Let’s look at some of the on-site problems that can be found.


This varies with the temperature of the air that the sound is passing through.

Every 6C change of air temperature changes the speed of sound by 1%.

Most manufacturers put a temperature sensor in the ultrasonic transmitter head to make an automatic correction.

This does not really work very well in any conditions of fairly rapidly changing temperatures, and also is really upset by the summer sun shining on the sensor head, making it rise significantly above the air temperature.

In extremes there might be up to 24C error or 4% on the 500mm range measurement, ie 20mm.

Several manufacturers, and some users, add sunshades to their sensors, to reduce this problem.

The speed of sound also varies a little with gas composition and humidity, but for open atmosphere measurements these will not be significant.

Humidity only affects the speed of sound in tanks where the liquids are heated above say 80C.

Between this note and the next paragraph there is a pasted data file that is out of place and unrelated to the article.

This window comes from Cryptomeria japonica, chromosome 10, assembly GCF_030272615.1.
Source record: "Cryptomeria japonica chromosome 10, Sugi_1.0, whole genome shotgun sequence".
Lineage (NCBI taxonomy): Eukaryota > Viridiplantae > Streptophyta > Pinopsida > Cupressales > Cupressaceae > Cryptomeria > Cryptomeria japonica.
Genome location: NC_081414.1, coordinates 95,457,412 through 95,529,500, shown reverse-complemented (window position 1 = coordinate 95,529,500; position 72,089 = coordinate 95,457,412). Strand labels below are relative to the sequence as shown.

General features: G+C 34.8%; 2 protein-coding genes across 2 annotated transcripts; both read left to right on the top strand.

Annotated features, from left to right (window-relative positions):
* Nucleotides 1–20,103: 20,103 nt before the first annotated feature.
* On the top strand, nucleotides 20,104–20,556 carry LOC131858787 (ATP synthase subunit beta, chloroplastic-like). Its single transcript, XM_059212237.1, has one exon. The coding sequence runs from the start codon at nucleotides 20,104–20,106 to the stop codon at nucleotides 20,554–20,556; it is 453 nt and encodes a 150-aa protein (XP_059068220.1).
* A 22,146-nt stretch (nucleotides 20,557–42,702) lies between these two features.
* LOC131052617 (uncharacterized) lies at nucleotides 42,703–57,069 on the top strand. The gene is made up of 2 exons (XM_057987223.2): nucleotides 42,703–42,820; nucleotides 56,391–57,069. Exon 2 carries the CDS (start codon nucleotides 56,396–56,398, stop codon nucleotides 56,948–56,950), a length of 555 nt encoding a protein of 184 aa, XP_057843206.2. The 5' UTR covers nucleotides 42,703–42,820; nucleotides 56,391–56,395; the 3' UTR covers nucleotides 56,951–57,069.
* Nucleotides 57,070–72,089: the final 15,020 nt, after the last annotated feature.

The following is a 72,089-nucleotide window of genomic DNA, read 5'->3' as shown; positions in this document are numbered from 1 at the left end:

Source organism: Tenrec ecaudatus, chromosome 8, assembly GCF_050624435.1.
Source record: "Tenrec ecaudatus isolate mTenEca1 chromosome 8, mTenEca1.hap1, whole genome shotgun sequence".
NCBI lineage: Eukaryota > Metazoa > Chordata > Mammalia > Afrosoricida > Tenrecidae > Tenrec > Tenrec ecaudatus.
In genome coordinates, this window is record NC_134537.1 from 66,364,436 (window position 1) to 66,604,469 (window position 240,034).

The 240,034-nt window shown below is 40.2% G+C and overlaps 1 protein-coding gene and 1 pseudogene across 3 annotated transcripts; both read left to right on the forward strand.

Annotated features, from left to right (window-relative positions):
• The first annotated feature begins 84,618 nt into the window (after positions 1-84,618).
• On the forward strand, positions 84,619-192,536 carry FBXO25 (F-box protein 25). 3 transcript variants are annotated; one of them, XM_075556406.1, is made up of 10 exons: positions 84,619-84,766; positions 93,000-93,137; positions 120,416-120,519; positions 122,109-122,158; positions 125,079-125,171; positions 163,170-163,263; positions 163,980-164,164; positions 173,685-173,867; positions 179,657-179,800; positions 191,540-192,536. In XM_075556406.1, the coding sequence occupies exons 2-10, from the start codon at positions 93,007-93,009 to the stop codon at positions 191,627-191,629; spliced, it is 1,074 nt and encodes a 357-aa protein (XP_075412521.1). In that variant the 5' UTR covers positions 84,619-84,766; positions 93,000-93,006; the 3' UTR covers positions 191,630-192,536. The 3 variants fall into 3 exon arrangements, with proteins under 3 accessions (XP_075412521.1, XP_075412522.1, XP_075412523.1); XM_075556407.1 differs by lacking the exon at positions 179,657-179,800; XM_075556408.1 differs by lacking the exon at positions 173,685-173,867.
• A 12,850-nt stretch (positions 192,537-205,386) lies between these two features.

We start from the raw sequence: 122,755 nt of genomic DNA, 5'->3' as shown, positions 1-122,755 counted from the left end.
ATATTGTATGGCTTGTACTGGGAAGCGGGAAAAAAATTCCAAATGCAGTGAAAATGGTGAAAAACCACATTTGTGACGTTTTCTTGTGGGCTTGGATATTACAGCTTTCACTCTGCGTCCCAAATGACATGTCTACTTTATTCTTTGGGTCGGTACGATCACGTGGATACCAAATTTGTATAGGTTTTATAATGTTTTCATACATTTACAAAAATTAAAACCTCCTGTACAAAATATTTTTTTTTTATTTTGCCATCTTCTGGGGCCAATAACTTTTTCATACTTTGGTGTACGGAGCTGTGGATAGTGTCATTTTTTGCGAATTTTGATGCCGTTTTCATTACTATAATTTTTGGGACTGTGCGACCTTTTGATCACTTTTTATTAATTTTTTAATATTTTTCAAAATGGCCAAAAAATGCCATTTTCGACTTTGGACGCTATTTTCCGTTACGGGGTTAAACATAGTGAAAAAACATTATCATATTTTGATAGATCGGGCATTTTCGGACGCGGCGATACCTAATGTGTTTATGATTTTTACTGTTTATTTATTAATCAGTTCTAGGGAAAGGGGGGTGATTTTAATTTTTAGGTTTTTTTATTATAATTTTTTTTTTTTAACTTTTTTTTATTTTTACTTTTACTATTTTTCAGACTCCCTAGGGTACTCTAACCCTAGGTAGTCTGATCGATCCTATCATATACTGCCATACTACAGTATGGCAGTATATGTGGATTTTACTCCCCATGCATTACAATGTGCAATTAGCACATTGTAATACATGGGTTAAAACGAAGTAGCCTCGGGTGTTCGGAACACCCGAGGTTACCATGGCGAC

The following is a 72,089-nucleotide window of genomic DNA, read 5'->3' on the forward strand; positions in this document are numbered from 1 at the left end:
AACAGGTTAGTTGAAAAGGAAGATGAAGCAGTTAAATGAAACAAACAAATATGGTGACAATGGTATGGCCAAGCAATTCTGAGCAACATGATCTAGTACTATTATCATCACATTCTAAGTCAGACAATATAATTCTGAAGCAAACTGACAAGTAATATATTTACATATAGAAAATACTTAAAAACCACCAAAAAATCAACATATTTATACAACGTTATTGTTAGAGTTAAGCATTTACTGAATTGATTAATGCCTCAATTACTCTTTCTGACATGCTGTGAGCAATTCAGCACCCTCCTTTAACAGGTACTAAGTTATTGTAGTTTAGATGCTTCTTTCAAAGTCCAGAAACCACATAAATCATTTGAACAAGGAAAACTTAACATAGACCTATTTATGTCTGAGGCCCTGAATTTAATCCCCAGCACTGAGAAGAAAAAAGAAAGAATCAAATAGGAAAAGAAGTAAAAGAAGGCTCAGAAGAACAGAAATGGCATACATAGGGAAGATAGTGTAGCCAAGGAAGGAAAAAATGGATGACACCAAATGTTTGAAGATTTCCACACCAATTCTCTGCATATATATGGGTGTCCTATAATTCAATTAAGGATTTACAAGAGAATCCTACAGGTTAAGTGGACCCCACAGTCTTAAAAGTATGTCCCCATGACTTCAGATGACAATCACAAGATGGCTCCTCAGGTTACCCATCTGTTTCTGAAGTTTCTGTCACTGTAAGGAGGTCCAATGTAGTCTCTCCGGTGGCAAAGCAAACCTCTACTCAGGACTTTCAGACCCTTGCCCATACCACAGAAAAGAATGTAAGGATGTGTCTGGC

What no theory tells us, and what might only be observed on site, is how the speed of sound might be affected by the water droplets in an early morning mist, in cold conditions, rising off (relatively hot) liquids!.


The answer to such temperature problems was originally sought by the use of reference pins, positioned at around 300mm from the transmitter face, giving a small reflection to enable measurement of the speed of sound over this known distance.

The variety with the tube created an ideal place for spiders to live, and interfere with the calibration, and the variety without the tube was an ideal shiny perch for passing birds, flies, butterflies et al.

Plus these reference pins have a problem with the calibration changes caused by water droplets, dirt, ice and snow, to various degrees.



With changing temperatures throughout a 24 hour day of maybe a total of 20C in the air, there is a lag in the temperature sensor and the accuracy correction.

A reasonable estimate might be 6C for 3 hours at each end of the day.

So this gives an error of 1% in the speed of sound used.

Take the V-notch weir used in the example quoted on the MCERTS website, with a zero level 500mm from the transducer face.

Say the flow is running at 120mm above the notch, giving a flow of 1.446 LPS.

The sensor to surface range is 380mm, so a 1% error is 3.8mm, and the indicated flow at 123.8mm is 1.563 LPS.

(Note that this example is for the temperature in the sensor head being 6C lower than the air temperature, leading to a higher flow reading than should be recorded).